A Paradox between LV Mass Regression and Hemodynamic Improvement after Surgical and Transcatheter Aortic Valve Replacement
Background: Surgical aortic valve replacement (SAVR) results in higher AV gradients than transcatheter AVR (TAVR), yet calculated left ventricular (LV) mass regresses faster and greater after SAVR vs. TAVR. We examined why LV mass regression is greater after SAVR.
Methods: Serial echocardiographic studies of high-risk patients with severe aortic stenosis (AS) randomized to SAVR vs. TAVR with the CoreValve bioprosthesis were analyzed by an echocardiographic core laboratory blinded to treatment and outcomes. Measurements followed established guidelines and LV mass was calculated using the formula of Devereux and colleagues.
Results: Echo data were available in 389 TAVR and 353 SAVR patients, whose baseline LVEDD, PWT, SWT, LV mass, and stroke volume (SV) as well as AS severity were similar. At discharge after SAVR, LV mass reduction was significant (227.45 ± 65.02 to 215.08 ± 59.02 g [p = 0.002]) due to decreased LVEDD (5.01 ± 0.64 to 4.81 ± 0.65 cm [p < 0.001]) associated with reduced SV (72.6 ± 27.0 mL to 58.9 ± 21.1 mL (p = 0.015]). PWT and SWT were unchanged. However, after TAVR, all these variables remained similar. At 1 year, LV mass, SV and LVEDD remained smaller following SAVR vs. TAVR. There was a trend toward higher 30-day mortality in patients with greater LV mass reduction in SAVR (4.7% vs. 0.8 %; p = 0.058) which was not observed after TAVR.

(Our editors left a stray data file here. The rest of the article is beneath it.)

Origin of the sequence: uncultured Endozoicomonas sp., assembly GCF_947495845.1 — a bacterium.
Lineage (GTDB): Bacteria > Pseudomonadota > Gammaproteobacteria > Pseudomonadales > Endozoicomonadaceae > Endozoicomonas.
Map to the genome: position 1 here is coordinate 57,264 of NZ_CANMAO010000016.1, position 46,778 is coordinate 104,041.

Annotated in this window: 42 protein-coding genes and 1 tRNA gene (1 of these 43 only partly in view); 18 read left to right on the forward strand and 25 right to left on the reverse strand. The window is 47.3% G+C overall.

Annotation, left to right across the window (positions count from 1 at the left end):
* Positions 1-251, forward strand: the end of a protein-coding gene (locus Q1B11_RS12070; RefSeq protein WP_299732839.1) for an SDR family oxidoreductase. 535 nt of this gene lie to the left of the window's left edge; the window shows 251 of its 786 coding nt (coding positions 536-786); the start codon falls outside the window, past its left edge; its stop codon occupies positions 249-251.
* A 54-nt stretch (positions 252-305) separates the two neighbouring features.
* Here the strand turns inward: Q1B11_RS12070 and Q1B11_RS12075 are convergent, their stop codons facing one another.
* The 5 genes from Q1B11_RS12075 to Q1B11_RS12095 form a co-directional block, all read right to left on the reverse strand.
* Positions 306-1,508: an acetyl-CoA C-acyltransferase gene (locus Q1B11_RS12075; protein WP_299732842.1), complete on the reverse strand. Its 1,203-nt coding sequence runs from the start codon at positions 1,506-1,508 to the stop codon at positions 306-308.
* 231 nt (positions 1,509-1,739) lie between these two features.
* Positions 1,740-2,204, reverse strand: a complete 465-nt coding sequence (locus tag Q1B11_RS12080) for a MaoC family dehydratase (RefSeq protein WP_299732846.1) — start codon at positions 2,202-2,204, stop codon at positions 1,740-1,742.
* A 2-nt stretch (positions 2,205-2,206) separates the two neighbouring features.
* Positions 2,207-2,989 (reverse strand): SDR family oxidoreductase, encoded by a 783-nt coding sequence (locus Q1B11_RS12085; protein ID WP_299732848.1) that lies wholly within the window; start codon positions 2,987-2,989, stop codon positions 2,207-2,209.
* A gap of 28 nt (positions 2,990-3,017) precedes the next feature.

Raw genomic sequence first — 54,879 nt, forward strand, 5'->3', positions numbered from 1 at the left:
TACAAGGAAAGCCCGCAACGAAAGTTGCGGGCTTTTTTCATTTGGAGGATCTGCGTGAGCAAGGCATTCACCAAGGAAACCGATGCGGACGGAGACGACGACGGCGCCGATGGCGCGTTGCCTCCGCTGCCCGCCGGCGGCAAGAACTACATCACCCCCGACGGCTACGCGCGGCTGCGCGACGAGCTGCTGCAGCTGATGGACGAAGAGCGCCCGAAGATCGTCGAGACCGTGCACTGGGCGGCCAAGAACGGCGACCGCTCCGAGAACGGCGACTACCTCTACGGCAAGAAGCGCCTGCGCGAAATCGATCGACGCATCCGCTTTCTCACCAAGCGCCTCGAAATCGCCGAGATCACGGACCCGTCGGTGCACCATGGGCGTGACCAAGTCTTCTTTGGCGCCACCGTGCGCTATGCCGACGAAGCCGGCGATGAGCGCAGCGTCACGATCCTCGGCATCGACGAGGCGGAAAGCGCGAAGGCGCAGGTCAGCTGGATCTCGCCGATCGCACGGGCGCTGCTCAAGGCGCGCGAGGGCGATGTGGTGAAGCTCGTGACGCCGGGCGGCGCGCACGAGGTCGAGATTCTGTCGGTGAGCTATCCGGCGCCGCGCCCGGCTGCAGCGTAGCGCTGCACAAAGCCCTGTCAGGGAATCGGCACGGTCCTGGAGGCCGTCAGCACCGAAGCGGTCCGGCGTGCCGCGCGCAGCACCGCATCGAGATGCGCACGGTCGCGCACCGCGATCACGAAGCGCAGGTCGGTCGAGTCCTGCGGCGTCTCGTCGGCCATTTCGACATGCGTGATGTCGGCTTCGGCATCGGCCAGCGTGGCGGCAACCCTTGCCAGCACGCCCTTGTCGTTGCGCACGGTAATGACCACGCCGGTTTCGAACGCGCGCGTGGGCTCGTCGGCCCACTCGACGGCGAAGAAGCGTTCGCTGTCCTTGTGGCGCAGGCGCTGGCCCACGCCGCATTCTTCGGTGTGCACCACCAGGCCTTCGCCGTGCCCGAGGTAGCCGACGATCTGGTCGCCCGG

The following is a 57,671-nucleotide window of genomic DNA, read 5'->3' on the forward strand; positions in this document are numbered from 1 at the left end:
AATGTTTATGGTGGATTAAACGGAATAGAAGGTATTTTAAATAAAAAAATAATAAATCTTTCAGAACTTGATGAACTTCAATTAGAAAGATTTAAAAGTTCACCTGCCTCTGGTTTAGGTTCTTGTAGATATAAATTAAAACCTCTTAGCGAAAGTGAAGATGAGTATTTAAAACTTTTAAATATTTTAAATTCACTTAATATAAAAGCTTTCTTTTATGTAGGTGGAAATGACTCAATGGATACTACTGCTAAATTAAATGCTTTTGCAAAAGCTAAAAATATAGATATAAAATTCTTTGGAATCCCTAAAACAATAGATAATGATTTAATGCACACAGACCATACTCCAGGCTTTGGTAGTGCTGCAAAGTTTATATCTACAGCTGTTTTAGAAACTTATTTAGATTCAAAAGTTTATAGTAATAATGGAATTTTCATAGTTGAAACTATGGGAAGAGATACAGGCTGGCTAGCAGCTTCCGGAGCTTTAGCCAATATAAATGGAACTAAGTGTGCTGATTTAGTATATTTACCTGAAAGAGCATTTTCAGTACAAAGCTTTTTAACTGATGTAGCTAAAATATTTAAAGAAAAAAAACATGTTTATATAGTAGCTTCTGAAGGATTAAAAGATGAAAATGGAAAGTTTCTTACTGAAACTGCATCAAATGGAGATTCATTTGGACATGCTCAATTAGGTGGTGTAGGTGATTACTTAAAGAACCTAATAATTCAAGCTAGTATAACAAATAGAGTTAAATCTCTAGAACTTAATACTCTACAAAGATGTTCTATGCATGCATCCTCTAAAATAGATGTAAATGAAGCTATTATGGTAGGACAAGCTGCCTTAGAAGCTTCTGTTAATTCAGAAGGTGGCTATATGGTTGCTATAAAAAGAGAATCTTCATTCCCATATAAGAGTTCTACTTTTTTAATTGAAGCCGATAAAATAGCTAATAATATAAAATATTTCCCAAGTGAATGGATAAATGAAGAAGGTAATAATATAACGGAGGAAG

Conclusion: The greater reduction in LV mass calculated after SAVR vs. TAVR is due to a smaller postoperative LVEDD and is associated with significantly reduced SV. There was a tendency for increased 30-day mortality associated with greater reduction in calculated LV mass after SAVR.